The graded assessment for the course will be divided into four components of assessment:

  • Class test: 20%
  • Mid semester exam: 20%
  • Home assignment: 20%
  • End semester exam: 40%

Reading List (in the order of the modules):

  • Grint, K and Nixon, D. (2015). The Sociology of Work. Cambridge: Polity Press. (Ch 1 & 2)
  • Kumar, K. 1973. Prophecy and Progress, London: Allen Lane. (Pp 45-111)
  • Bell, Daniel. 1976, The Coming of Post-Industrial Society, London: Heineman. (Ch 1&3)
  • Etzioni, A. and Jargowsky, P. A. (1990). ‘The false choice between high technology and basic industry’ in K. Erikson and P. Vallas (eds.) The Nature of Work: Sociological Perspectives. New Haven and London: Yale University Press  (pp. 304-317). 
  • Grint, K and Nixon, D. (2015). ‘Classical Approaches to Work: Marx, Durkheim and Weber’ in The Sociology of Work: An Introduction. Polity Press. Cambridge. (Ch 3)
  • Weber, M. (2001). The Protestant Ethic and the Spirit of Capitalism. London: Routledge.
  • Erikson, K. (1986). ‘On Work and Alientaion’, American Sociological Review, Vol. 51 (1), Pp. 1-8.
  • Shantz, A., Alfes, K. and Truss, C. (2014). ‘Alienation from Work: Marxist ideologies and their twenty-first century practice’, The International Journal of Human Resource Management, Vol 25 (18), Pp. 2529-2550.
  • Taylor, S. (1998). Emotional Labour and the new Workplace’ in Thompson and Walhurst (eds.) Workplace of the Future. London: Macmillan, Pp. 84-100
  • Breen, R. and Cooke, L. P. (2004). ‘The persistence of the gendered division of domestic labour’, European Sociological Review, Vol. 21 (1), Pp. 43-57. 
  • Devine, F. (1992). Gender Segregation in the Engineering and Science Professions: A case of continuity and change’ in Work, Employment and Society’, 6 (4) Pp.557-75.
  • Grint, K and Nixon, D. (2015). ‘Race, ethnicity and labour markets: recruitment and the politics of exclusion’ in The Sociology of Work: An Introduction. Polity Press. Cambridge. (Ch 7)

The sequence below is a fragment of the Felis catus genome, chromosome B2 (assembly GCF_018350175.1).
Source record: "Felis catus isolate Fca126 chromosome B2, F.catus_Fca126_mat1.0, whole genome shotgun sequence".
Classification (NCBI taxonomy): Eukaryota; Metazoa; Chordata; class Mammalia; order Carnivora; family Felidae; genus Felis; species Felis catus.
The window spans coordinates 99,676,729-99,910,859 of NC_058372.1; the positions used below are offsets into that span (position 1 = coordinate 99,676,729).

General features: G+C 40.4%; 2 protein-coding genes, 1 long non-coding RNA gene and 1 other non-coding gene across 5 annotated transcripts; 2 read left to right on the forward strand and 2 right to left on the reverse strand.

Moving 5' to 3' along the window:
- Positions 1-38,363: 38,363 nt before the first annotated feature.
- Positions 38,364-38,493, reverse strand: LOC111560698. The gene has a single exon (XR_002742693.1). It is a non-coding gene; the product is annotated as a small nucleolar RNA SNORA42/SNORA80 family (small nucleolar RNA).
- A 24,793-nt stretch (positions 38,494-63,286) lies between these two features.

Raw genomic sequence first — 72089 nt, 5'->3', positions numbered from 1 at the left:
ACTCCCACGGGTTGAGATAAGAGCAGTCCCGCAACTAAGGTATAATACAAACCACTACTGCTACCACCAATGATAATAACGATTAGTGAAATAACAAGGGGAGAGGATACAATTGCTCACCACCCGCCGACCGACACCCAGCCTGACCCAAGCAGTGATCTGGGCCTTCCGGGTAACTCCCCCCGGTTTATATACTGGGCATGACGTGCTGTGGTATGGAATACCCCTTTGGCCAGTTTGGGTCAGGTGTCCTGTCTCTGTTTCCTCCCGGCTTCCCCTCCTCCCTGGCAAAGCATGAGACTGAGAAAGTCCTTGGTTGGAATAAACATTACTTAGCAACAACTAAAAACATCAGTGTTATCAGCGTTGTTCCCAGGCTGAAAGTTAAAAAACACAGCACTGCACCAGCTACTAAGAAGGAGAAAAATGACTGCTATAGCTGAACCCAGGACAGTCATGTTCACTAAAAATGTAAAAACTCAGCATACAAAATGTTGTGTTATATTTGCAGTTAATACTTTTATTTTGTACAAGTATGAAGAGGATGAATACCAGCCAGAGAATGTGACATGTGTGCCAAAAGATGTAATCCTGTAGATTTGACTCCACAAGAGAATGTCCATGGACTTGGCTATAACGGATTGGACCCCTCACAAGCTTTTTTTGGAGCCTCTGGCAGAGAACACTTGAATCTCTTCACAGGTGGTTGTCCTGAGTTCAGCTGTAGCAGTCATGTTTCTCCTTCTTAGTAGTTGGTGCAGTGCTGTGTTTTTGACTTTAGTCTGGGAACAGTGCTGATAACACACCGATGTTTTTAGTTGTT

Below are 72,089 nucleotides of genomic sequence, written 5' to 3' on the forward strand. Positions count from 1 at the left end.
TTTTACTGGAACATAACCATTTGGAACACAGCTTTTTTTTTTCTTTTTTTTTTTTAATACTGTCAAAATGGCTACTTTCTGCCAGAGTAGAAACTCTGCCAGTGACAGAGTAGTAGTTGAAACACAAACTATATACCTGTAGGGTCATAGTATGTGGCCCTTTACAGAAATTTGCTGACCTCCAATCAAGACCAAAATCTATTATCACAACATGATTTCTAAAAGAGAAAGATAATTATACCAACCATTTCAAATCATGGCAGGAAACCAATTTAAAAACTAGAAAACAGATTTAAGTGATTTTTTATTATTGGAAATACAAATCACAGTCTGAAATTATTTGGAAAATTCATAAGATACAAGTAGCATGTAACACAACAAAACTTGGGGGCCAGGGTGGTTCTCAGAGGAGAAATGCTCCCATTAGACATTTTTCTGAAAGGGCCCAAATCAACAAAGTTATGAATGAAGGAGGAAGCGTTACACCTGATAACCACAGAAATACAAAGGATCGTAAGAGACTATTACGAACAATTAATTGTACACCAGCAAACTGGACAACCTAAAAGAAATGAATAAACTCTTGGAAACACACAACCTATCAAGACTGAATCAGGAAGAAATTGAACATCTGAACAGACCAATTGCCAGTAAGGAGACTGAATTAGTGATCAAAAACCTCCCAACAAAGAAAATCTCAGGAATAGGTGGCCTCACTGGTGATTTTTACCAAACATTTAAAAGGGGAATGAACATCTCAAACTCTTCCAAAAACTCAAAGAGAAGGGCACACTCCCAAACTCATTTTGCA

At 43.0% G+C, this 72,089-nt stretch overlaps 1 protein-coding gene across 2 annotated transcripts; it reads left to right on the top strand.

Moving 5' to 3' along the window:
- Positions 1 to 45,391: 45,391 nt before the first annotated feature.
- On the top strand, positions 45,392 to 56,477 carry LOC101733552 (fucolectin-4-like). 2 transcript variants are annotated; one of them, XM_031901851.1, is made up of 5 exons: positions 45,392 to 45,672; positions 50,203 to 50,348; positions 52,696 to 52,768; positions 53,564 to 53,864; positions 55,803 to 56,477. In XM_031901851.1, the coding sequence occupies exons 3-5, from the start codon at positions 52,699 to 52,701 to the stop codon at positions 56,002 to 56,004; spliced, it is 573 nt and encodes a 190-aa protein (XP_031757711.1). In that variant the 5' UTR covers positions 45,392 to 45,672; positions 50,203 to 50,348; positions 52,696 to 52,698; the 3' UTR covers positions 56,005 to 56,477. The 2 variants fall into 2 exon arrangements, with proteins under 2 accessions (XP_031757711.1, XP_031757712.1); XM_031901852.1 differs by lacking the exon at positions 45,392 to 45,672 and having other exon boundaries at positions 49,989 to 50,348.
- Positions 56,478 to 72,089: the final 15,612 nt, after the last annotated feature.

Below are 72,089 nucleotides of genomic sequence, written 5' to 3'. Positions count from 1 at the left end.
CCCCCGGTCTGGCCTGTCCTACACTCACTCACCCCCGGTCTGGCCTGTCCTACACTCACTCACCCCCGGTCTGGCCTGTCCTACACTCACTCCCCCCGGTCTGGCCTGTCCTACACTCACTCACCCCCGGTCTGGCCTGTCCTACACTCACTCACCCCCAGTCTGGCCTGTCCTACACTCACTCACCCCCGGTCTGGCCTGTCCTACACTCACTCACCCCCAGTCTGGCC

• Jodhka, S.S. and Newman, K. (2007). ‘In the name of globalization: Meritocracy, productivity, and the hidden language of caste’, Economic and Political Weekly, 42(41), Pp. 4125-4132. 
  • Agarwal, B. (1988). ‘Who sows? Who reaps? Women and Land rights in India’, Journal of Peasant Studies, Vol. 15 (4), pp. 531-81.
  • Thorat, S. et al. (2009). ‘Urban Labour Market Discrimination’, Indian Institute of Dalit Studies: Working Paper Series, Vol. 3 (1), Pp. 1- 18.
  • Oakely, A. (2005). ‘Housework and Family Life’ in The Ann Oakley Reader: Gender, Women and Social Science. Policy Press: Bristol.
  • Grint, K and Nixon, D. (2015). ‘The meaning of work in the contemporary economy’ in The Sociology of Work: An Introduction. Polity Press. Cambridge. (Ch 10)
  • Kelliher, C. and Anderson, D. (2010). ‘Doing More with less?: Flexible working practices and the intensification of work’, Human Relations, Vol. 63 (1). Pp. 83-106.
  • Wajcman, J. et al. (2008). ‘Families without Borders: Mobile Phones, Connectedness and work-home divisions’, Sociology, Vol. 42 (4). Pp. 635-652.

Additional Reference:

  • Visual resources: Industrial Revolution Overview (Short documentary)
  • Visual resources: 24 Hours: The call centre story (NDTV: Short documentary on work, transnationalism and idemtity)
  • Visual resources: India Untouched (documentary on caste and work)
  • Visual resources: From Sexual Harassment to Selective Mistreatment: The Regulation of Gender at Work (Harvard University documentary)